The focus of this theme is to improve the efficiency, visibility, and controllability of end-use energy consumption. Also, technology development will have to consider customer’s acceptance and participation. Therefore, this theme will address the psychological and social behavioral influences and human-machine interactions. Areas to address are improving customer participation and customer satisfaction of demand response and energy efficiency programs, evaluating possible behavioral changes when customers adapt a new technology and evaluating if those changes can sustain over time.

Potential research topics:

  • Educate customers to increase their awareness of different programs
  • Develop awarding or pricing schemes to encourage customers to use more efficient appliances or participate in demand-side energy management programs for shifting energy uses and integration of renewable generation resources
  • Develop customer-friendly demand response algorithms (centralized, distributed, and autonomous control algorithms including the considerations from the customers’ perspective)
  • Develop distributed grid intelligence for providing a platform to implement the control, coordination and management of the grid resources at different levels
  • Develop forecasting algorithms for residential and commercial loads as well as distributed generation resources
  • Develop advanced data analytic tools (monitor device malfunctions, provide suggestions for different ways of consumption, safety and security, etc.)
  • Evaluate the quality, potential, and impact of the DR and efficiency programs under new conditions such as: electric vehicle adoption, customer adoption rates, customer awareness, acceptance and satisfaction
  • Study pricing and rewarding schemes for enhancing consumer involvements and acceptance of different energy efficiency and demand side management programs


  • Develop 10-year, hourly forecasting for distribution system planning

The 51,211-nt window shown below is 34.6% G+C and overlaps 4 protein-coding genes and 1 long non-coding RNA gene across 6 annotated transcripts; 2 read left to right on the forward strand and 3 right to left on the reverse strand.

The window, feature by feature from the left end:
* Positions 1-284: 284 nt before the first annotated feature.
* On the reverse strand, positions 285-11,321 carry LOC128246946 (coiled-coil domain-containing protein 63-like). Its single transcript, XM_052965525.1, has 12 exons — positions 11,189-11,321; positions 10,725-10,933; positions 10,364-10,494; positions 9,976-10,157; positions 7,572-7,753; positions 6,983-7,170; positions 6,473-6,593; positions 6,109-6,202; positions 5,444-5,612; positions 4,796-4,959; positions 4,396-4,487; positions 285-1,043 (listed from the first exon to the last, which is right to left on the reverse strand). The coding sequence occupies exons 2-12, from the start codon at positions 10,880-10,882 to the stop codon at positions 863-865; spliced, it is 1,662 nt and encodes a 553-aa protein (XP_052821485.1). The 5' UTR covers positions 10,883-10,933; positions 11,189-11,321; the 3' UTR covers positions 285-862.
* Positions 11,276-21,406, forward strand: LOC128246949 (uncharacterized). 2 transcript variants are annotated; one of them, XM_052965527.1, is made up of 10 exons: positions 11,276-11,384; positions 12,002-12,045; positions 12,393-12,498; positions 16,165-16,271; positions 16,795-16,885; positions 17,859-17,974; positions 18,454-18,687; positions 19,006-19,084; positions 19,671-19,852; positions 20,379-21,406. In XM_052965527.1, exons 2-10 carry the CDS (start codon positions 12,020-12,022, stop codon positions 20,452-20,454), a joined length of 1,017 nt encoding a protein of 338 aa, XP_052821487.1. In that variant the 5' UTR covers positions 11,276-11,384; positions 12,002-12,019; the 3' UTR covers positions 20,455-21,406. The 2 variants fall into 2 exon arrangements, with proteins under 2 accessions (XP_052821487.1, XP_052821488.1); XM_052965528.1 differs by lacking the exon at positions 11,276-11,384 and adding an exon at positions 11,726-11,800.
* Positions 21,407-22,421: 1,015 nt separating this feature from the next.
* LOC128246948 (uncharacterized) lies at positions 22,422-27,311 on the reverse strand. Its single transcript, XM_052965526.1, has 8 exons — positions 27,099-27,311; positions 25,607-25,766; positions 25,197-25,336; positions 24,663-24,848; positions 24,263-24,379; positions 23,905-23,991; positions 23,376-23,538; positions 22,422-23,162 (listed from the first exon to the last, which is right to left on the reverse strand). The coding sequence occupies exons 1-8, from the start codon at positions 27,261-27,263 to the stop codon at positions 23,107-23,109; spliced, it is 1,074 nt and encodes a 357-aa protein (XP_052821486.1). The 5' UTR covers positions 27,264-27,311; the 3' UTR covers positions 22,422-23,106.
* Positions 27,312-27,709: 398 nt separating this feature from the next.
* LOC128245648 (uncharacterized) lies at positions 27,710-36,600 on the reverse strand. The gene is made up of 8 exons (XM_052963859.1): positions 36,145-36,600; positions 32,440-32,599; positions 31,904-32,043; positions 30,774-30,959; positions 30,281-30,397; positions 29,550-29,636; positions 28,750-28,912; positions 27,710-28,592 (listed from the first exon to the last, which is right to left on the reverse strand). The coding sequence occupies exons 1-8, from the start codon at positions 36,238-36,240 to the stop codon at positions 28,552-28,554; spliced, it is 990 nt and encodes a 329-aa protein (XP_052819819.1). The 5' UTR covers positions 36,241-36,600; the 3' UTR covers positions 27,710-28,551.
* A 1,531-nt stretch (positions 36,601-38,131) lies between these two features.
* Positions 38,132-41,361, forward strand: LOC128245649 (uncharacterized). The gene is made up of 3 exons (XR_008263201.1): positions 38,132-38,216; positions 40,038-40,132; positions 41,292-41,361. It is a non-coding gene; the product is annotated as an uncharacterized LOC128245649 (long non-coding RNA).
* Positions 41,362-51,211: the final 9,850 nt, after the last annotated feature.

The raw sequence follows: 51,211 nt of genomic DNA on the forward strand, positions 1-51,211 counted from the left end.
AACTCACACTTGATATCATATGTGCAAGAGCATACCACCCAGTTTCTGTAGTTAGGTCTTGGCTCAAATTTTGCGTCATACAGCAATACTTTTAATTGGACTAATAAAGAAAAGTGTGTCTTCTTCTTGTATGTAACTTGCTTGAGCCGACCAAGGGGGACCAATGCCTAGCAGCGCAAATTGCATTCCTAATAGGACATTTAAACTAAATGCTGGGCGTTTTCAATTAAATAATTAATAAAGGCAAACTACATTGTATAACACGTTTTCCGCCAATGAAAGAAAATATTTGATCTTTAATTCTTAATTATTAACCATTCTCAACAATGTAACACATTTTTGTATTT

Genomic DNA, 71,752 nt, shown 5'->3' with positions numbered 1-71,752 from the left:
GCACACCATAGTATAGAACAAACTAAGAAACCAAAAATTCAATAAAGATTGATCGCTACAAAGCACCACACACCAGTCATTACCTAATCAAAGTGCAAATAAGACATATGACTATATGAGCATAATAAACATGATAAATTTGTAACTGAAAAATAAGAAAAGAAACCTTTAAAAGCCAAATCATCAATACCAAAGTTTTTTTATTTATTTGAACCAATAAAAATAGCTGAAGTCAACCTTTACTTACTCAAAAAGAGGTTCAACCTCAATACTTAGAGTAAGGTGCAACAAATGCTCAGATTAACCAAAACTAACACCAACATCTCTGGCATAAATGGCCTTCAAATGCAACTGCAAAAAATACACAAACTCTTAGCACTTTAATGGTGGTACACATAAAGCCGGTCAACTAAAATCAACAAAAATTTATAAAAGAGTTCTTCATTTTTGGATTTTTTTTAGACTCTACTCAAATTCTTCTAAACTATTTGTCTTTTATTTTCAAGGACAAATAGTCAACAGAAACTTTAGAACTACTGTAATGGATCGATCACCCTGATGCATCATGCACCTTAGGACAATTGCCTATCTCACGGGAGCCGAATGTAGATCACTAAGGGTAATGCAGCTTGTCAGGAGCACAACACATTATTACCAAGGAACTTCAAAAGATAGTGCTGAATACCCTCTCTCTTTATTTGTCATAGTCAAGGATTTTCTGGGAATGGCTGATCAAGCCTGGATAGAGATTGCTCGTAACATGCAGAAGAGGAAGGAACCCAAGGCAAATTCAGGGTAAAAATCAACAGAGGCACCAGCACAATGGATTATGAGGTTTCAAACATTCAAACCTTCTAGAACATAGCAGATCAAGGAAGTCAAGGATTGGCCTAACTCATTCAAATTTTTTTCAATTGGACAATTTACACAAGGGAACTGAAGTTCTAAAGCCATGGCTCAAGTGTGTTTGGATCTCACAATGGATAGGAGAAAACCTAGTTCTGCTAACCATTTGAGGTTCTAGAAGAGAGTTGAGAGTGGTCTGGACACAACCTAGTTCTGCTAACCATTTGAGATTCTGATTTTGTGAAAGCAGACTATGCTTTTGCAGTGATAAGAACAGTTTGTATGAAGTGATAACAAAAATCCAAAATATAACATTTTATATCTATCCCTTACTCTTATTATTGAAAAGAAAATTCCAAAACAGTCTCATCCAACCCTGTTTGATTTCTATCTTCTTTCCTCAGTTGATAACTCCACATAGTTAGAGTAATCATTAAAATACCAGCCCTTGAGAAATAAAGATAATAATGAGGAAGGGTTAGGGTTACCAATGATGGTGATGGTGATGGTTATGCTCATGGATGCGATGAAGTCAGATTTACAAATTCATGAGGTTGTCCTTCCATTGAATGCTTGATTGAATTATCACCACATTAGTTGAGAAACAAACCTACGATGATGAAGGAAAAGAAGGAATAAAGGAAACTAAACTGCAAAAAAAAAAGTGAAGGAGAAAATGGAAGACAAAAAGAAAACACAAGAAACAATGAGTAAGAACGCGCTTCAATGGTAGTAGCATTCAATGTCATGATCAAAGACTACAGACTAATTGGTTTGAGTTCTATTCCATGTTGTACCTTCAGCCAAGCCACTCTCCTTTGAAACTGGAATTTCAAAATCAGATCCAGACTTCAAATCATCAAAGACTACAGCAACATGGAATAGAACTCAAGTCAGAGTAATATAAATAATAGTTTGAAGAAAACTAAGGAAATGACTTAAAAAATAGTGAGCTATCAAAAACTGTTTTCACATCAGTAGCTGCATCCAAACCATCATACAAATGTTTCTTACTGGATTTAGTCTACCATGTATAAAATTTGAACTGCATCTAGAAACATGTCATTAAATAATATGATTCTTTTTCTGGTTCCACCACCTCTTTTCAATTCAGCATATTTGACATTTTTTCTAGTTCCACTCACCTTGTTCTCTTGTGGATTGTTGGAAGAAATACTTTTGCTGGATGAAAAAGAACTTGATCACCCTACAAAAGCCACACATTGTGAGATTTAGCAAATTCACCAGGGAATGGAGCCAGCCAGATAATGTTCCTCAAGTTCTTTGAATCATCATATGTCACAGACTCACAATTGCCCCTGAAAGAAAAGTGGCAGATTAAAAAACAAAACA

• Forecast behind meter resources such as electric vehicles, PV and demand response programs
    • Assess forecasting errors
    • Address the load changes brought by the integration of new technology developments such as the integration of Grid-interactive efficient buildings (GEBS).
  • Retail market studies
    • Assess the efficacy of the current time-of-use rate and demand charge
    • Investigate potential new rate structures for guiding the integration of behind meter PVs, electric vehicle charging loads, and demand response programs.

Attending members: (5 members)

  • Ning Lu – NC State University
  • Ramtin Hadidi – Clemson University
  • Mike Mazzola – UNC Charlotte
  • Badrul Chowdhury – UNC Charlotte
  • Steve Whisenant – Duke Energy

After the Breakout Reports, the Research Solicitation Process and Notice of Intent was covered by Steven Whisenant. Formal research solicitation will be distributed by January 15, 2021. New Proposals will be received by the Center Director no later than midnight February 26, 2021.

Future meetings:

  1. Spring 2021 General Meeting – March 23-24, 2021 in Raleigh, NC hosted by NC State
  2. Fall 2021 General Meeting – TBD in Charlotte, NC hosted by UNC Charlotte

Meeting adjourned.

Closed Meeting – IAB Members Only Meeting – open to all attendees of companies that are Industry Members of CAPER

Presentations and Project Updates can be found by visiting on the Members Only area of the website.